If your employer has been hard hit by the coronavirus crisis, find out how to claim 80 per cent of wages for at least three months as part of the government's Coronavirus Job Retention Scheme. The good news is that most UK employers are eligible for the scheme, including charities, small businesses, and even self-employed people (with some exceptions).
Keep reading to discover who is eligible and how the application should be made. Get more financial advice at our hub page.
Who is eligible for the Coronavirus Job Retention Scheme?
To be eligible for the Coronavirus Job Retention Scheme, an employer needs to furlough the workers that will be paid 80 per cent of their wages in this way. A furlough is basically unpaid leave, where your employer asks you to stop working and stops paying you without actually firing you.
To qualify, you will need to have been furloughed on or after 28 February 2020. If you were fired instead, ask your employer to re-hire and then furlough you. You aren't eligible if you were newly hired by your current company after 28 February.
If you're self-employed you still qualify, but you will need to show a tax return for 2019 in order to be eligible. The government is requiring this to stop people from quickly registering as self-employed in order to claim.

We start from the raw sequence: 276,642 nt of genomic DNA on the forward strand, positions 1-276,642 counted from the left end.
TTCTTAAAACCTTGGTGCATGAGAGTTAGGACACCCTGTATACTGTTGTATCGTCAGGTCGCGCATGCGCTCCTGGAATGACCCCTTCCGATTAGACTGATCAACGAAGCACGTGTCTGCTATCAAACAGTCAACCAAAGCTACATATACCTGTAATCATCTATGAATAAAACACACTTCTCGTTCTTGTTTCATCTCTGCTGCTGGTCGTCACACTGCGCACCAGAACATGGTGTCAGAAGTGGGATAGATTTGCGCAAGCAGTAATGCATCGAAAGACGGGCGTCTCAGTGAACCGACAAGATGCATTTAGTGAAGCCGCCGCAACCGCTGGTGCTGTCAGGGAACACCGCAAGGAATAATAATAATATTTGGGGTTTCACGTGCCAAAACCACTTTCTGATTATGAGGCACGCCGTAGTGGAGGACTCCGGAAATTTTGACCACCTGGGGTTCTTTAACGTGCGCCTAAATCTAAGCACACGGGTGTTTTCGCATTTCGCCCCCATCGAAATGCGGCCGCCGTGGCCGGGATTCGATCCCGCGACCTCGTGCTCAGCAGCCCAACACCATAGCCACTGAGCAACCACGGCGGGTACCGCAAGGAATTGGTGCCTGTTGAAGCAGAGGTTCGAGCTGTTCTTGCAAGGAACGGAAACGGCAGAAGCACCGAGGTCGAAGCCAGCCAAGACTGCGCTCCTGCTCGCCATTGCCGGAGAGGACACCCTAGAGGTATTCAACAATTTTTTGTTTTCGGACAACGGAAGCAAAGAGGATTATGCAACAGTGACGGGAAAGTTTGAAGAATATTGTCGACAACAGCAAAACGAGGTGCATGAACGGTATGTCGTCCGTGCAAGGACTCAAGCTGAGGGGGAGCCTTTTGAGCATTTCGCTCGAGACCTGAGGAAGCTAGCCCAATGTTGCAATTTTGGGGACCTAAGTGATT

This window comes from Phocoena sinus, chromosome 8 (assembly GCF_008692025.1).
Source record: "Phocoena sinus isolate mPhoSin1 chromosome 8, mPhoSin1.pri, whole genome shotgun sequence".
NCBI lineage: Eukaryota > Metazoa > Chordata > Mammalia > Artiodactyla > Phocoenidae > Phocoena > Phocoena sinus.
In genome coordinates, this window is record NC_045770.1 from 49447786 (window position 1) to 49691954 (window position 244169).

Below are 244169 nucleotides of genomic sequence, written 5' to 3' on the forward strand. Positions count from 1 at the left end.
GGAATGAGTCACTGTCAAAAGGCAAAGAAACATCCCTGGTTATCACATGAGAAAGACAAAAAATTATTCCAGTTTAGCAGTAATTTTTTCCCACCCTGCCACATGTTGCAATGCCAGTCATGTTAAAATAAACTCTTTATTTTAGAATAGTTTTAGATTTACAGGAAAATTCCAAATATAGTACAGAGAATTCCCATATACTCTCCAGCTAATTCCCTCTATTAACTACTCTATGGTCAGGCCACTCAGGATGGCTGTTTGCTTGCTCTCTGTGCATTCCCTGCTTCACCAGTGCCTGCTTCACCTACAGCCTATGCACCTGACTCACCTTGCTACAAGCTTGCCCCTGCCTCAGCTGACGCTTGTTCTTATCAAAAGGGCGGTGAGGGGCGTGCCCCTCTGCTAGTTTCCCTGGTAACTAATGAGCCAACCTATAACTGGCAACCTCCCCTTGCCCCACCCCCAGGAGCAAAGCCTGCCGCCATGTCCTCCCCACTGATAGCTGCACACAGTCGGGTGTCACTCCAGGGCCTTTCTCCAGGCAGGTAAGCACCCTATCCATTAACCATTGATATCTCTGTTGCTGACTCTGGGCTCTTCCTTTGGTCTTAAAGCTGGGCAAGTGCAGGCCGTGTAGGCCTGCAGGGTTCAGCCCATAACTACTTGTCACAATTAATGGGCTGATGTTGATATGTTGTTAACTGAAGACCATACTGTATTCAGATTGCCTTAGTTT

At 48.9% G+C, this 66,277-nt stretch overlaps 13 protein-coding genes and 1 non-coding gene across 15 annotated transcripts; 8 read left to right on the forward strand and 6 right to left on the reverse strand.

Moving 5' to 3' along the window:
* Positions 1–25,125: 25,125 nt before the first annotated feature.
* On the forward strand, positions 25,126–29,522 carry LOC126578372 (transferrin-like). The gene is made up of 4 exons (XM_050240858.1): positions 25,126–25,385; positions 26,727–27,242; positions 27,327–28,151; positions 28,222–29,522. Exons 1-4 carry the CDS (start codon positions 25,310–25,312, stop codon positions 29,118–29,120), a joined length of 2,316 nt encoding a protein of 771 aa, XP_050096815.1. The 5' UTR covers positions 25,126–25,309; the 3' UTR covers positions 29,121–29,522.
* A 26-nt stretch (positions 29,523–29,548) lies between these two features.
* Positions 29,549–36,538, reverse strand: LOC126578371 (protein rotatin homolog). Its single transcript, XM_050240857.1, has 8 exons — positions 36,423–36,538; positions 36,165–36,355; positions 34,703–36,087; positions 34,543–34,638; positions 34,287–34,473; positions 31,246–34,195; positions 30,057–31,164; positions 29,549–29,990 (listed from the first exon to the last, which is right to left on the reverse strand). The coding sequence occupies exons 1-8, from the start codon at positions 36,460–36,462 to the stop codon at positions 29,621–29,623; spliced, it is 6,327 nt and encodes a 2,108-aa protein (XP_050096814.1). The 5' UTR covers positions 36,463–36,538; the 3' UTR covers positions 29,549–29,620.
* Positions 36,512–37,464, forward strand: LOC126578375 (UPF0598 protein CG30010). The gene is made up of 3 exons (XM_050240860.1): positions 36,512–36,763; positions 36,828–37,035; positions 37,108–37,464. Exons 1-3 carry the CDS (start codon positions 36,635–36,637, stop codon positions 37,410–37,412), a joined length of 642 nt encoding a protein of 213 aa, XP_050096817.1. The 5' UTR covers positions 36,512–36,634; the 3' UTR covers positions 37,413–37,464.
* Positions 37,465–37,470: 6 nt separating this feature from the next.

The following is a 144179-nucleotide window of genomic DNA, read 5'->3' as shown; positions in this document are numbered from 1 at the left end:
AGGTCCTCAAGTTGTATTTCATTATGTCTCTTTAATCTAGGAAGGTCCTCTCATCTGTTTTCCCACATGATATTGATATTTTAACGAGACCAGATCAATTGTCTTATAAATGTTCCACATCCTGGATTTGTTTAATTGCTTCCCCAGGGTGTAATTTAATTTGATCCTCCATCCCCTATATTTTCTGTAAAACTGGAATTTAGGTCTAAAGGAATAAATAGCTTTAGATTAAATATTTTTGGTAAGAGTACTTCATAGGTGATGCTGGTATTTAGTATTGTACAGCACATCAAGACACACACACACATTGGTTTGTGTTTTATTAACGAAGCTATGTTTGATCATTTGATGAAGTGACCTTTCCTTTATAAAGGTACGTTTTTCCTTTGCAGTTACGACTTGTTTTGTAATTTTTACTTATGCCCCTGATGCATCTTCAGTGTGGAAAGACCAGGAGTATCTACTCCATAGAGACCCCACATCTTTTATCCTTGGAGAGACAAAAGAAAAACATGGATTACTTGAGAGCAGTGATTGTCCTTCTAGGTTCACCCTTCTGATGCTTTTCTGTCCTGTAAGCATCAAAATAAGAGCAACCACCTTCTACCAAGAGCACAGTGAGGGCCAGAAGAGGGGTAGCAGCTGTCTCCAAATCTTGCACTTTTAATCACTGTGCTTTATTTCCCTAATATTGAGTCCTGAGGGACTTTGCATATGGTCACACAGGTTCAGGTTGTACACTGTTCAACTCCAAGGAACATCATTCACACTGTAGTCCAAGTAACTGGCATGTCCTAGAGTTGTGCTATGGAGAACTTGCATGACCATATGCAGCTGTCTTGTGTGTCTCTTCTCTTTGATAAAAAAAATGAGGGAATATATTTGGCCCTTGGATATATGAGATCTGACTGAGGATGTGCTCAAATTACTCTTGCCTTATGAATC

If you're a company director of your own business, you will need to furlough yourself and you won't be able to take on new work beyond minimum obligations to keep the business going (speak to your accountant for clarity).
How to claim 80% of wages?
Your employer will need to do this on your behalf via a government portal that will be open from the end of April. They will then receive an HMRC grant that will cover 80 per cent of all furloughed workers' wages, company NI contributions, and company minimum pension contributions. Claims can be back dated to the 1st March 2020. As an employee, you don't need to do anything if you've received a furlough notice from your company.
How long can I claim 80% wages?
The scheme is being rolled out for three months in the first instance, but will be reviewed depending on what happens with the coronavirus lockdown.
What if I'm sick?
The Job Retention Scheme is not designed to cover sick leave – in fact, employer will need to claim for a minimum three weeks. Instead, if you're sick beyond your company's sick cover, you will be eligible for Statutory Sick Pay.
What if I'm unemployed?
If you're unemployed, or you were furloughed before 28 February, you will need to apply for Universal Credit. The typical wait times are between three and five weeks, but you can apply for an emergency advance if you need money now.
- Difficulty paying your mortgage? Find out everything you need to know about mortgage holidays